Anthony Bourdain in Bhutan: 5 Places Where Tony Ate

Known as the “Land of the Thunder Dragon,” Bhutan is one of the most difficult-to-reach and culturally isolated countries in the world. Few visitors – just 315,599 in 2019 before the pandemic – cross its borders, and this is by choice: Bhutan has high visa fees and aims to limit tourism (and its impact) on the development of its culture and country.

Anthony Bourdain visited Bhutan once, to film the season 11 finale (episode 8) of Parts Unknown; it was his only on-screen visit to Bhutan, but it more than packs a punch in showing everything that makes Bhutan special – and what is threatened by the unavoidable forces of globalization and climate change.

Anthony Bourdain in Bhutan Hero

With acclaimed film director Darren Aronofsky as his travel companion, Anthony Bourdain sets out to sample the flavors and experiences of Bhutan – from spicy dumplings to phallus statues.

If you’re considering a trip to Bhutan (or already planning one), you might wonder about the places visited by Anthony Bourdain in Bhutan. Below you’ll find a list of the places Bourdain and Aronofsky ate in Bhutan, as well as the foods they enjoyed. Let it inspire you to overcome the logistical challenges and terrifying inbound flight to reach Bhutan and you’ll be well-rewarded.

This post was originally written in March 2023 and was updated most recently in March 2024.

Menzu Shiri Restaurant (Thimphu)

Anthony Bourdain in Bhutan - Chili Cheese Momos

Bourdain and Aronofsky’s first meal on screen takes place in the capital city of Thimpu; they visit Menzu Shiri Restaurant to tuck into one of Bhutan’s most popular dishes: momos.

These dumplings can have any number of ingredients, but usually some sort of meat; the pair start out with traditional momos but are encouraged by a fellow patron to try the chili-cheese momos. It’s their first introduction to the incredible spiciness of some Bhutanese foods – and they both love it.

Folk Heritage Restaurant (Thimphu)

Next, Tony and Darren head to Folk Heritage Restaurant, where they have a meal with their government minister, Dasho Benji Dorji, a judge, diplomat, and environmentalist.

The trio sits down to enjoy ara as a welcome drink; Aronofsky describes it as a worm’s sake but made out of wheat. Then, they have a meal prepared by a local woman and her husband – both of whom are captains in the police corps but also provide an incredible spread of Bhutanese foods. Dishes they try include Dru Na Gu, a Bhutanese nine-grain dish, and yak hide with onion, garlic, Sichuan pepper, and tomatoes.

Punakha Mountain Village

Next, Bourdain and Aronofsky head out of Thimpu to explore more of the country by way of the East-West Highway. This treacherous mountain road is the primary road in the country, and takes them to Punakha Mountain Village – a popular spot in Bhutan, even with its low tourism numbers.

It’s not hard to see why travelers are drawn to this village when they arrive… the area is known for a very famous, um, symbol. “For centuries, Bhutan has celebrated the, um, phallus,” narrates, before sitting down with Aronofsky and Kunga Tenzin Dorji, a journalist and musician to discuss the story and heritage of this unique and popular destination in Bhutan.

Over beers, they learn the legacy of a holy man, who reveled in sex, spirits, and seduction, which laid a foundation for a town that celebrates the phallus in all its forms. When attempting not to make light of this significant cultural and religious symbol despite its, well, joke-worthy status in Western cultures, Tony quips in the voiceover: “Never in the history of television has a host faced a greater challenge.”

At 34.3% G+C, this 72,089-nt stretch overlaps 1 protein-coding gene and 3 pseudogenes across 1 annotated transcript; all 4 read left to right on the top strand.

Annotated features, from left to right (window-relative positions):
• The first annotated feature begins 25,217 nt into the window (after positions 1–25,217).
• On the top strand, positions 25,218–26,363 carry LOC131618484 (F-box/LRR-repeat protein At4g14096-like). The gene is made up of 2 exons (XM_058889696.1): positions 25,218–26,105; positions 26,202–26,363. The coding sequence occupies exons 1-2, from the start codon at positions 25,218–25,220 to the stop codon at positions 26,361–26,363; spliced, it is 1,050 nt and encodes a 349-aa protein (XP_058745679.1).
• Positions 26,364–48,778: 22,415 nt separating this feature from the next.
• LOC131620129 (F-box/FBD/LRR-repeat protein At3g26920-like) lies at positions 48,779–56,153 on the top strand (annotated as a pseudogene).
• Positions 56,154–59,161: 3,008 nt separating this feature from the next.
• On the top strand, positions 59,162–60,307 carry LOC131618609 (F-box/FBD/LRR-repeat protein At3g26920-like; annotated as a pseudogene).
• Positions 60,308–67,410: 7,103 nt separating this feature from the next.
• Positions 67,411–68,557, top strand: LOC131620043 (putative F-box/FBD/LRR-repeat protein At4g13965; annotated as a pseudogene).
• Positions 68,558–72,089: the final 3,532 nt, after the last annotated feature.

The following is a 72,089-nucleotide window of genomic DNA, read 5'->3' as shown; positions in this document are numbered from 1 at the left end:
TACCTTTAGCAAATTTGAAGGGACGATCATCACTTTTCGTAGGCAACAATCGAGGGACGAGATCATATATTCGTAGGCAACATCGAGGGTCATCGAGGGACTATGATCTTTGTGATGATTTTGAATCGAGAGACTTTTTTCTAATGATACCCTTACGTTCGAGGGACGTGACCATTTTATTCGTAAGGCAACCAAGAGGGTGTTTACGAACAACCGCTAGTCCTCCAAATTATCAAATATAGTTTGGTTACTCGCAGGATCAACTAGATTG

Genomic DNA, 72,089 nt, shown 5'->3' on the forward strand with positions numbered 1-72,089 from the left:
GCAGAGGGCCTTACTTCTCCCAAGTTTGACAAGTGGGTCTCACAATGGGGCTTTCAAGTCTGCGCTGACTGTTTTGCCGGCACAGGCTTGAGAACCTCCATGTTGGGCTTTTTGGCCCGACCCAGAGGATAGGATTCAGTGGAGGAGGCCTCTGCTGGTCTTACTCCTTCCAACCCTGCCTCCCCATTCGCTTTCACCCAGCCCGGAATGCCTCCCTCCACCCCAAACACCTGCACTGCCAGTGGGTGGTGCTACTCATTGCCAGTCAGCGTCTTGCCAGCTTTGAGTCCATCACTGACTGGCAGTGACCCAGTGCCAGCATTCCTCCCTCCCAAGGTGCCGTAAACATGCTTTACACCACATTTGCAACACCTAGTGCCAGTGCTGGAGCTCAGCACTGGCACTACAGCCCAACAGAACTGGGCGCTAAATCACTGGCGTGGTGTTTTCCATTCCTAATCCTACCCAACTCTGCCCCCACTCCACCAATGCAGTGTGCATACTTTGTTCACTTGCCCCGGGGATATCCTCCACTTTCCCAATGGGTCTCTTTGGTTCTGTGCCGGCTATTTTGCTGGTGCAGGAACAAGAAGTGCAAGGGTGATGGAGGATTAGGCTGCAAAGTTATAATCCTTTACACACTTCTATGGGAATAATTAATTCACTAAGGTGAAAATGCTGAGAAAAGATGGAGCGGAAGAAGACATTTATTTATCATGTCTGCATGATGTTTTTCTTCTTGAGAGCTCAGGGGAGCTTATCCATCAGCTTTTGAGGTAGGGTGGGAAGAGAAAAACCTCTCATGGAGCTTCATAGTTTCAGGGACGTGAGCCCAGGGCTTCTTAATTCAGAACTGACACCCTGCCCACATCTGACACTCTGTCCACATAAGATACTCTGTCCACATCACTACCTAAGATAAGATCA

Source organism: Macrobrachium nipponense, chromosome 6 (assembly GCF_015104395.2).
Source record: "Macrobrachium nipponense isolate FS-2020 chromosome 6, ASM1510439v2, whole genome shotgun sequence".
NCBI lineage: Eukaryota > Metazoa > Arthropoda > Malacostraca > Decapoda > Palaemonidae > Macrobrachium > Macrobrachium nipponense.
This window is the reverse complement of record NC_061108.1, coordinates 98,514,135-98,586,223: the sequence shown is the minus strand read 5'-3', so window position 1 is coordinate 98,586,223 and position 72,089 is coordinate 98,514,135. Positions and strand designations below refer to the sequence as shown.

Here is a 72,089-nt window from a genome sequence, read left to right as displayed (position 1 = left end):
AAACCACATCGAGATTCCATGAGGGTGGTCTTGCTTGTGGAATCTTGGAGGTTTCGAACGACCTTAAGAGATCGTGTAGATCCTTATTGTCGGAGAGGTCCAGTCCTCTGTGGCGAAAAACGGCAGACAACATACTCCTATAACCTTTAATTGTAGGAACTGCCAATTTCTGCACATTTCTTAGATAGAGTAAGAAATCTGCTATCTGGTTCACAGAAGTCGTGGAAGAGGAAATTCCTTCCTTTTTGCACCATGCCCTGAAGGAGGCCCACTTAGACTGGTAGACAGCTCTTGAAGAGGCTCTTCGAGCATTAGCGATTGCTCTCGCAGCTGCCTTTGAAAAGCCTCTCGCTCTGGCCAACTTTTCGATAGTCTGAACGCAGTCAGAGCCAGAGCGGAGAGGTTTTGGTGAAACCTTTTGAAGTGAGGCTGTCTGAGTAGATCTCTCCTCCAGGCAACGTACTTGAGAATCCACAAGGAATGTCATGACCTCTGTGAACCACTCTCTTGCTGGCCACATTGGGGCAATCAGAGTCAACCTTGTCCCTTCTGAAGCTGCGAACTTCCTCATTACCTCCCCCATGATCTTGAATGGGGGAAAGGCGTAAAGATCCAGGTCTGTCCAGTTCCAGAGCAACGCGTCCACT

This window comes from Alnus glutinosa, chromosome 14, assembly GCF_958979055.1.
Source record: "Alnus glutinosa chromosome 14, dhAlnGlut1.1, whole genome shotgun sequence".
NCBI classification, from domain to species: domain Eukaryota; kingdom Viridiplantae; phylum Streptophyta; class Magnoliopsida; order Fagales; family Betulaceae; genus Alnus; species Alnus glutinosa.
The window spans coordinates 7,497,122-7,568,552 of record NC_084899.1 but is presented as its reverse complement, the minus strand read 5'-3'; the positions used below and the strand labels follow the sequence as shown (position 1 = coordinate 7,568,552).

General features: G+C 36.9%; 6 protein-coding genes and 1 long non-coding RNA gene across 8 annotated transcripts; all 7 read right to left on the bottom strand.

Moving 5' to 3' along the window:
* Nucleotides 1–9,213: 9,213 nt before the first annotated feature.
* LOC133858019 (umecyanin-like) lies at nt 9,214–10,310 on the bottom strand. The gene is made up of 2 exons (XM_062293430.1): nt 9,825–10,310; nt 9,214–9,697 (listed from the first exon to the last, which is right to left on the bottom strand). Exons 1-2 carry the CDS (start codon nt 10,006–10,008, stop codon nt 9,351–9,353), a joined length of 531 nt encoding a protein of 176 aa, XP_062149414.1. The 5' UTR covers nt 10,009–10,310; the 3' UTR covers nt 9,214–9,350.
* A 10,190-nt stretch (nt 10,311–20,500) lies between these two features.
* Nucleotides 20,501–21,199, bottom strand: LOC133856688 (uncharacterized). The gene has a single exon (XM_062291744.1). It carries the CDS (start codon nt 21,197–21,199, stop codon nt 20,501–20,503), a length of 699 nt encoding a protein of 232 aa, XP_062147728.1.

Unnamed Roadhouse

Anthony Bourdain in Bhutan - Bhutanese Food

As they continue traveling through Bhutan, Bourdain, Aronofsky, and their guide stop at a roadhouse along the East-West Highway. Here, they dine among local construction workers – many of them Indian – as India is helping pay for improvements on the highway.

We don’t see what the trio eats on-screen, unfortunately, and the restaurant is not named either.

Bumthang Sacred Valley

Finally, Tony and Darren make their way to Bumthan, a sacred valley in Central Bhutan. They sit down to a meal before an archery tournament between two local groups, feasting on rice, braised pork, bone soup, pepper soup, turnip greens in butter and milk, yak leg, and some beetle nut dish that makes Aronofsky’s mouth go numb and draws laughter from the whole room when he sticks his head out a window to get it out of his mouth as politely as possible.

Local Dining Experiences Tony Had in Bhutan

Anthony Bourdain in Bhutan - Yak Butter Tea

In addition to the more structured meals above, Tony and Darren also enjoy some informal and local dining experiences:

  • Yak butter tea; Yak jerky and greens on rice; and dried chilies with yak cheese at a local restaurant in Central Bhutan.
  • Drinking Ara with Cordyceps – a fungus that kills caterpillars – which apparently improves virility and other health issues, at a local shop.
  • Ara cocktails with Bhutanese peppers, at a roadside stop.

On the whole, the episode does an amazing job of showing the beauty, uniqueness, and uncertain future of Bhutan; it certainly left me wanting to plan a trip. While there aren’t many named restaurants in the episode, it shows that Bhutanese food is worth seeking out wherever you can find it – and that caution is necessary because it can be quite spicy.

Have any questions about the places visited by Anthony Bourdain in Bhutan? Let me know in the comments below.

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Valerie is a travel writer currently based in Cleveland, but her favorite destinations are Alaska, London, and Jordan – only one of which Bourdain ever visited! You can find her writing on Lonely Planet, Forbes, and her travel blog, Valerie & Valise.

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